I’ve released XML::Genx 0.22. There are no functional changes, just a couple of minor bugfixes in order to ensure that it works on Windows correctly.
For some time now, I’d been trying to get XS modules compiling on Windows correctly under ActiveState Perl, all to no avail. But now, thanks to the wonder of Strawberry Perl, I’ve actually been able to build and test the module all on my own. I am hugely grateful to the authors for putting together Strawberry Perl. It’s a huge boon for developing Perl on Windows (Not that I diss ActiveState; they’ve also done a good job, but they’ve gone in different directions).
Yet another new version, subatom 0.11 again prompted by Hans F. Nordhaug. The only change this time is to add a feed_title option to the config file, so you can specify the title for the feed as a whole.
Now, I’m going to sit down and attempt to rework all this as a module+script, along with some tests. That I managed to break things in the 0.09 release was very irritating, and the tests should have caught that.
Update: Please grab subatom 0.12 instead when it shows up if you want a working version. Doh.
I’ve made another release of subatom. This contains a number of fixes for bugs that I managed to put into the 0.09 release (as well as a couple of minor features). This has really left me with a very nagging need for some tests for this module.
- Restore the ability to send output to stdout.
- Make the command line mode work, as well as the config file.
- Don’t cover up stderr when executing “svn log”.
- Force subversion to give us back UTF-8, and cope with it.
- Add support for using—limit if your svn has it.
That item about UTF-8 has annoyed me, because it’s brought me into contact with a hated topic: locales.
Subversion internally works with UTF-8 everywhere. This is a sensible design. But in order to interface with the outside world, it needs to convert that into whatever character encoding you are using. How does it know what character encoding to use? It guesses from the locale.
The locale is meant to be a specification for how to sort characters, how to format the date and so on and so forth. In recent years, it’s also been taken over to specify the character encoding that’s in use. So, to specify that I want to see the world in UTF-8, I need to say:
Except that breaks ls(1). Yes, ls(1). For some insane reason, setting a locale changes the way that things work such sorting now happens in a case-independent manner. So that “README” files no longer appear at the top of a directory listing. I haven’t investigated any further to see what else is broken. I quickly switched back to the “C” locale, which effectively means no locale.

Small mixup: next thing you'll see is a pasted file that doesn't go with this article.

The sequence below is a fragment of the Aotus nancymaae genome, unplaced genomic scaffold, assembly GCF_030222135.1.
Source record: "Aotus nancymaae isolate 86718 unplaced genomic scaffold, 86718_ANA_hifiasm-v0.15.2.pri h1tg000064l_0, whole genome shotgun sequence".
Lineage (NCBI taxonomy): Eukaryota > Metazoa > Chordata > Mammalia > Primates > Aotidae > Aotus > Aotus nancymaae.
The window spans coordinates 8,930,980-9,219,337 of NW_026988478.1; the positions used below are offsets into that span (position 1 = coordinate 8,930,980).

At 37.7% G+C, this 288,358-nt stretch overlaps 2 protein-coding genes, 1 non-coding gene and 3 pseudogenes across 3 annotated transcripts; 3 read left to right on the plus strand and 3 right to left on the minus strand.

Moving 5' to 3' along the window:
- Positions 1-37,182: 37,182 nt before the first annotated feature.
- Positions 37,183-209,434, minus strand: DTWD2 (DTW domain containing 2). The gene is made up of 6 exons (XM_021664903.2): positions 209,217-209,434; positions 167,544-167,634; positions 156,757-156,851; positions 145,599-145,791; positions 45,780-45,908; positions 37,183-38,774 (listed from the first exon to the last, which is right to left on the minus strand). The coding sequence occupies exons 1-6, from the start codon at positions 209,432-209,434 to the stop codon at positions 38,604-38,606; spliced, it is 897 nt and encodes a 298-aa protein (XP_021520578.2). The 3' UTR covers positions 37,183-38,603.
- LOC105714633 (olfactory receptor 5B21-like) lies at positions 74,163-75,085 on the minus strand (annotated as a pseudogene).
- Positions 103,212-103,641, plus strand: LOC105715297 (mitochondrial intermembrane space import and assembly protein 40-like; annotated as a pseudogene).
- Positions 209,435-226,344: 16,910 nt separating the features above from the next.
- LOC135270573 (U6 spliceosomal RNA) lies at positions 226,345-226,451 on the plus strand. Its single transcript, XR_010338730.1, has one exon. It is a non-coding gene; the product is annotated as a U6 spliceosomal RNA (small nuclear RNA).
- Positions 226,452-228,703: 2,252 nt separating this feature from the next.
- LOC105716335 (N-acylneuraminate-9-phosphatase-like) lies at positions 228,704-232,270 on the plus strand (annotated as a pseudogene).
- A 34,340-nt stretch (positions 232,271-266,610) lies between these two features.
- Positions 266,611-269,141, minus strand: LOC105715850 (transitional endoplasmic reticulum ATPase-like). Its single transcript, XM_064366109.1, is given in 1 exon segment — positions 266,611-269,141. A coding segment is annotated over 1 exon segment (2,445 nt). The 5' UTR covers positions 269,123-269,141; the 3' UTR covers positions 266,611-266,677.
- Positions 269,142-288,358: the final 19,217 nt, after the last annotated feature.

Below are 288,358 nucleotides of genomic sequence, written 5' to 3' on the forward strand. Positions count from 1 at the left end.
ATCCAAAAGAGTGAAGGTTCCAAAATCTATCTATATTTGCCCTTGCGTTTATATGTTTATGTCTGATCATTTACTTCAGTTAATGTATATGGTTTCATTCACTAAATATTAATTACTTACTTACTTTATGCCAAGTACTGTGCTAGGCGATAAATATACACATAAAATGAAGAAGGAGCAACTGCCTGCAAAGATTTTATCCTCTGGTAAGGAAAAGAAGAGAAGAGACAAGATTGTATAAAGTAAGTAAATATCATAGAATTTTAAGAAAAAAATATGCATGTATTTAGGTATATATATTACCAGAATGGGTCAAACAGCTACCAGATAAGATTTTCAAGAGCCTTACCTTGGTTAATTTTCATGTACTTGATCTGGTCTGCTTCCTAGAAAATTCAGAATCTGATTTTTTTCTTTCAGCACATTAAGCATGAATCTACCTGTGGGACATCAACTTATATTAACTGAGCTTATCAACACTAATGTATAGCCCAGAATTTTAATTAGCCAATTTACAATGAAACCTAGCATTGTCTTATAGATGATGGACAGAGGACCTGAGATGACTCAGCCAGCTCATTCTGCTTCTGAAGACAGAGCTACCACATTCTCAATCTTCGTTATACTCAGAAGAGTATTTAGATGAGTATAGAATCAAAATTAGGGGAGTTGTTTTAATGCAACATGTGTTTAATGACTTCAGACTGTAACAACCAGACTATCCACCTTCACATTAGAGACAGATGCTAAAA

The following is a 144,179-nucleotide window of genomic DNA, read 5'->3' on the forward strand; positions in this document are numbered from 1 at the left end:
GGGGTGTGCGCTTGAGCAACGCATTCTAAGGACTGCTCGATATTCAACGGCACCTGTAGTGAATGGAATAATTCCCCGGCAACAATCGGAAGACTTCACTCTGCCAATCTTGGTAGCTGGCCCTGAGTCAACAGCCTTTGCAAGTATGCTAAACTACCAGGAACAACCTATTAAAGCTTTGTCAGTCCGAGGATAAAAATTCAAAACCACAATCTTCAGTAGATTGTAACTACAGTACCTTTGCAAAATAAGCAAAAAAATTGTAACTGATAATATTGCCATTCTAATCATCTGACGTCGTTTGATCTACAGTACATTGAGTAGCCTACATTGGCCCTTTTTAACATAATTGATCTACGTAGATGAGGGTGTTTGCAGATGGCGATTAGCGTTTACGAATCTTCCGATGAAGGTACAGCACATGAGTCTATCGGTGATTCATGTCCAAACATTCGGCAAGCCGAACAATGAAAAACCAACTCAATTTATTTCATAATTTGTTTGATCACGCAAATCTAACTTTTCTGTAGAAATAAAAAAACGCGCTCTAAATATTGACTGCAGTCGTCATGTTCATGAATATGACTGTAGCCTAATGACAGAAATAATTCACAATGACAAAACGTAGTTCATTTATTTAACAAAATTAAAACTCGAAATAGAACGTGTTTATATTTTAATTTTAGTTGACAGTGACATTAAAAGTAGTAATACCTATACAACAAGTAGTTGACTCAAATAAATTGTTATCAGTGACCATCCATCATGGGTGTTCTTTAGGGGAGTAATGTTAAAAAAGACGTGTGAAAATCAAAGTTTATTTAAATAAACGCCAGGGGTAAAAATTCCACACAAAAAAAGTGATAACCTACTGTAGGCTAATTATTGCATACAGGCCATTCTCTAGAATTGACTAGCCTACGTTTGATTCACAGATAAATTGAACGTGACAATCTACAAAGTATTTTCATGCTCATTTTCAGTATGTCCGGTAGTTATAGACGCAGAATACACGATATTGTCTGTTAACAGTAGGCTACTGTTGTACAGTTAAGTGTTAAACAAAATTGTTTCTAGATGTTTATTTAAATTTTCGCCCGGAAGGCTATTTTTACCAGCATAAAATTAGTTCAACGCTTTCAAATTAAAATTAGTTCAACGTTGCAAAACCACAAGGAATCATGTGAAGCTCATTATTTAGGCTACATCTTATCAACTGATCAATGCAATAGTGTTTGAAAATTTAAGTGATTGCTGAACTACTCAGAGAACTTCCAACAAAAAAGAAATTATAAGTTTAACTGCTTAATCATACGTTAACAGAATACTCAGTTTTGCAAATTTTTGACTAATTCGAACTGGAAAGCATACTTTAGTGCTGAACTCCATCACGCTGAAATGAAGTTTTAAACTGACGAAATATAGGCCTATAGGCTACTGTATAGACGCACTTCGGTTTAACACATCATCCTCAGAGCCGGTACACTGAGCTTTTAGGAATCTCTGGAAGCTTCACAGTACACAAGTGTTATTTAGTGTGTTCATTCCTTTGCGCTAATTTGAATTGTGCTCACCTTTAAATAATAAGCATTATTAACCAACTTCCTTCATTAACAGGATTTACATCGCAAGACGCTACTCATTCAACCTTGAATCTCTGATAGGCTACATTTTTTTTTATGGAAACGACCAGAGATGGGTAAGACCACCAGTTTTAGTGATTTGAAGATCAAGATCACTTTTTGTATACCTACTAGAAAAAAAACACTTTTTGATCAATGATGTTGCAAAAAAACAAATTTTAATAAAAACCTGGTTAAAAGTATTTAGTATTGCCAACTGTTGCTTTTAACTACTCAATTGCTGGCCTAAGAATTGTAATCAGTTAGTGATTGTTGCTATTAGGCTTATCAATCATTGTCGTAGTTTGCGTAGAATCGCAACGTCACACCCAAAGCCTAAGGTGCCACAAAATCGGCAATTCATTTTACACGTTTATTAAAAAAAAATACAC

So now, I’m left wondering how to tell the system that I’d like UTF-8, but none of the other inconveniences that locales bring me.
I’ve released a new version of my tool subatom. If you haven’t seen it, it produces atom feeds for subversion commit messages. It’s pretty handy for monitoring activity in a subversion repository and it doesn’t need access to the server.
There are only two new features in this release:
- Add in a option to specify
link[@rel="self"], which means that the generated feeds can now pass the feedvalidator with flying colours. Many thanks to Hans F. Nordhaug for the patch.
- I’ve added in a config file. I broke down and did it because I’d ended up with scripts that just called subatom in a variety of ungainly ways. Using a config file makes things slightly more manageable.
However, as with all releases, there are already a couple of problems:
- Hans found that it doesn’t really cope with character encodings properly. This is particularly shameful for me. So I’ll take a peek at it tonight to ensure that we tell subversion to give us UTF-8 and process that accordingly.
- Another point brought up by Hans is that it should invoke
svn log --limit. I’d been avoiding that because I’m still on an older version of svn at work, but there’s no reason to not run
svn help logand check the output to see if
One thing I forgot to mention. I picked up a couple of really useful CPAN tips:
- In the latest versions of CPAN.pm you can specify that sudo be used “make install” so you don’t have to run “sudo cpan” up front, which is dead handy.
- Of course, installing into your home directory is better.
- CPAN::Mini keeps a private mirror of CPAN up to date. It comes out at around 500Mb. After being stuck on a train with no wireless, the value of this became very clear!
- It’s not absolutely clear in the documentation that any valid Perl string will work correctly (be it UTF-8 encoded or not). I need to double check the tests for this and amend the docs.
- The API is still fairly horrible. It mirrors the C api almost exactly, but this feels very odd as a Perl programmer. I need to have a think about what would be better. Ideally, I’d like something more like ruby’s builder. In fact, I actually wrote something similar to that before (XML::SAX::Builder), but that uses SAX, which is too slow in Perl.
I really appreciate the feedback. Apart from Aristotle, it’s the only feedback I’ve had since I released it.
If I can figure these out, I should probably slap a 1.0 on it.
I also reckon I should do a talk on “Why we need another XML writer”. There are quite a few on CPAN already and I should say why I wrote another one…
I’ve just done a couple of new releases of my modules:
- subatom 0.07 which switches from the baroque XML::Atom api to the much nicer XML::Atom::SimpleFeed (thanks, Aristotle).
- subatom 0.08 because I am a doofus and left a warn statement in.
I also fixed a problem where I was covering up errors when the lint couldn’t do anything more (e.g. nested comments). After my mailing Douglas Crockford about it, he kindly pointed out that this was mentioned in the comments. I’d entirely missed it. Ah well. Anyway, it now returns a “cannot proceed” message.
It’s fairly simple at the moment. I plan to add support for the options in jslint soon.